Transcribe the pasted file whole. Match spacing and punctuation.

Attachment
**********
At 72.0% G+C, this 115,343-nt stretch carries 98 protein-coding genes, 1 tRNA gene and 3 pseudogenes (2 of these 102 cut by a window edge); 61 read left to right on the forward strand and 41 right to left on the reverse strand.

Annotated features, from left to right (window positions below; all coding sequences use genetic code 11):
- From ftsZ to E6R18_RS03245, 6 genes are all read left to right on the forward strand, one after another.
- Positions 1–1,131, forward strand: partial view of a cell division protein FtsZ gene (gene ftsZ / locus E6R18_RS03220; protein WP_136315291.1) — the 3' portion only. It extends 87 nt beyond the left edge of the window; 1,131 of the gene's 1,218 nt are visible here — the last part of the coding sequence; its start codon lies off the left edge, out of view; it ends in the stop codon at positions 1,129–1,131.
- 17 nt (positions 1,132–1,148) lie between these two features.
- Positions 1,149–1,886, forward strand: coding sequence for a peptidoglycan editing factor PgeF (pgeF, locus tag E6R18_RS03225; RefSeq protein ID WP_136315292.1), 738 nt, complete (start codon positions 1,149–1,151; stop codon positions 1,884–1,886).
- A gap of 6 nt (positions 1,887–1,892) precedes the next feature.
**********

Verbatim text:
At 72.0% G+C, this 115,343-nt stretch carries 98 protein-coding genes, 1 tRNA gene and 3 pseudogenes (2 of these 102 cut by a window edge); 61 read left to right on the forward strand and 41 right to left on the reverse strand.

Annotated features, from left to right (window positions below; all coding sequences use genetic code 11):
- From ftsZ to E6R18_RS03245, 6 genes are all read left to right on the forward strand, one after another.
- Positions 1–1,131, forward strand: partial view of a cell division protein FtsZ gene (gene ftsZ / locus E6R18_RS03220; protein WP_136315291.1) — the 3' portion only. It extends 87 nt beyond the left edge of the window; 1,131 of the gene's 1,218 nt are visible here — the last part of the coding sequence; its start codon lies off the left edge, out of view; it ends in the stop codon at positions 1,129–1,131.
- 17 nt (positions 1,132–1,148) lie between these two features.
- Positions 1,149–1,886, forward strand: coding sequence for a peptidoglycan editing factor PgeF (pgeF, locus tag E6R18_RS03225; RefSeq protein ID WP_136315292.1), 738 nt, complete (start codon positions 1,149–1,151; stop codon positions 1,884–1,886).
- A gap of 6 nt (positions 1,887–1,892) precedes the next feature.